HomeLab-pH pinout diagram

pin #2 This is the power supply pin. The board is powered with 5V DC.
pins #3 & #5 These are for the I2C data exchange with the board's ADC and EERPOM chips. They are used to read the output voltage of the pH-electrode.
pin #7 This one is for reading the digital temperature sensor by means of 1-wire protocol.
pin #10 There are a button and a LED on board. The LED can be set ON/OFF through this pin. Additionally, the button state can be read.

This header is stackable and provides a stacked board with direct access to the functionality of the RPi pins. So pins #1 and #4, although not connected to the HomeLab-pH board, can still be used to power the stacked one with 3.3V and 5V respectively.

Pins Voltage

CAUTIONAlthough the HomeLab-pH board is powered with 5 V, pins #3, #5, #7 and #10 are powered internally by 3.3 V. They are NOT 5V-tollerant.

pH-Electrode Voltage Conversion

pH-electrode generated voltage is converted digitally by an ADC-chip. The digitalized voltage can be accessed by reading the output buffer of the chip. This can be done by means of I2C serial protocol. Note that the chip address is 0x49. The conversion data corresponds to differential voltage measurement between Ain0 and Ain1 channels. For detailed instructions how to get the data consult the ADS1015 data-sheet.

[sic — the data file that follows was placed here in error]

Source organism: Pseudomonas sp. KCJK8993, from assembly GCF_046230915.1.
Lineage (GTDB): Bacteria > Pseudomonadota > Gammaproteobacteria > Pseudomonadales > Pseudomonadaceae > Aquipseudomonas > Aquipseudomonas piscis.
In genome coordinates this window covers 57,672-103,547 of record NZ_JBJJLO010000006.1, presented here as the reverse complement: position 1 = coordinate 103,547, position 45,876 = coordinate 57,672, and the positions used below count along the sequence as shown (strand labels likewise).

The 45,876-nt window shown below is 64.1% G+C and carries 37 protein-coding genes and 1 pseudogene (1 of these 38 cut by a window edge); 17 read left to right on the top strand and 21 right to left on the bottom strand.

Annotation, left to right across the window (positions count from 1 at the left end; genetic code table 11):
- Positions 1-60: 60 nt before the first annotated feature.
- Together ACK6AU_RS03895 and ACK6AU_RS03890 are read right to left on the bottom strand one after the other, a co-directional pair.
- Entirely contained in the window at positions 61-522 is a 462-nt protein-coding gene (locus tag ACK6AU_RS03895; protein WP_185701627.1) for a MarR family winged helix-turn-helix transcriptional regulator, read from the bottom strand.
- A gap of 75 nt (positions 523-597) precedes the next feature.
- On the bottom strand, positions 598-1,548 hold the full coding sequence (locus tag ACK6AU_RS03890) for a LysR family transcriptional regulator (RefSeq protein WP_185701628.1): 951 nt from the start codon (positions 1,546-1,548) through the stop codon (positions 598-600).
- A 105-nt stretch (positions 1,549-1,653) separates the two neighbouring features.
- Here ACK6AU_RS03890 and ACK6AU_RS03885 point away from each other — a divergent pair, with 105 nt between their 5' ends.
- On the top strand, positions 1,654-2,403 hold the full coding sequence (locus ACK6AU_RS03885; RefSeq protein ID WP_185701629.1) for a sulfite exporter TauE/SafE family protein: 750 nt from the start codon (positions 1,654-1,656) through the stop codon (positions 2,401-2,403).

As stated above for precise measurements the individual HomeLab-pH board specifics should be taken into account. This is possible by applying simple formula to the digitalized output voltage.

voltage =
raw_voltage - offset transmission

voltage   is the value to be used in pH calculation,
raw_voltage   is the output voltage collected by reading the ADC chip buffer and
offset and transmission   are coefficients.

We measured the offset and transmission of each board and put the values in the on-board EEPROM memory. They may be accessed by means of the I2C protocol. Contact us for further details.